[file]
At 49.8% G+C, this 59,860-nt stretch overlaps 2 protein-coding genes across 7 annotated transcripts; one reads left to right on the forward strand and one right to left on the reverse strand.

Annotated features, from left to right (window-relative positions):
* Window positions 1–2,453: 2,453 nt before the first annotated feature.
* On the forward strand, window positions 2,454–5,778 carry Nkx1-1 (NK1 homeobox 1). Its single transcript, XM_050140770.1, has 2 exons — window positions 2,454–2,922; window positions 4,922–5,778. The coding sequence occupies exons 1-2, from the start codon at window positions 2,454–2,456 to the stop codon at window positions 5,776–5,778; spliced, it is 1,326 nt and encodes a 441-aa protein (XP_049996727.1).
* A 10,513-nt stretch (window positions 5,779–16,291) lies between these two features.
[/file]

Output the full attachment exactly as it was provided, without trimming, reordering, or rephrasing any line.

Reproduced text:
At 49.8% G+C, this 59,860-nt stretch overlaps 2 protein-coding genes across 7 annotated transcripts; one reads left to right on the forward strand and one right to left on the reverse strand.

Annotated features, from left to right (window-relative positions):
* Window positions 1–2,453: 2,453 nt before the first annotated feature.
* On the forward strand, window positions 2,454–5,778 carry Nkx1-1 (NK1 homeobox 1). Its single transcript, XM_050140770.1, has 2 exons — window positions 2,454–2,922; window positions 4,922–5,778. The coding sequence occupies exons 1-2, from the start codon at window positions 2,454–2,456 to the stop codon at window positions 5,776–5,778; spliced, it is 1,326 nt and encodes a 441-aa protein (XP_049996727.1).
* A 10,513-nt stretch (window positions 5,779–16,291) lies between these two features.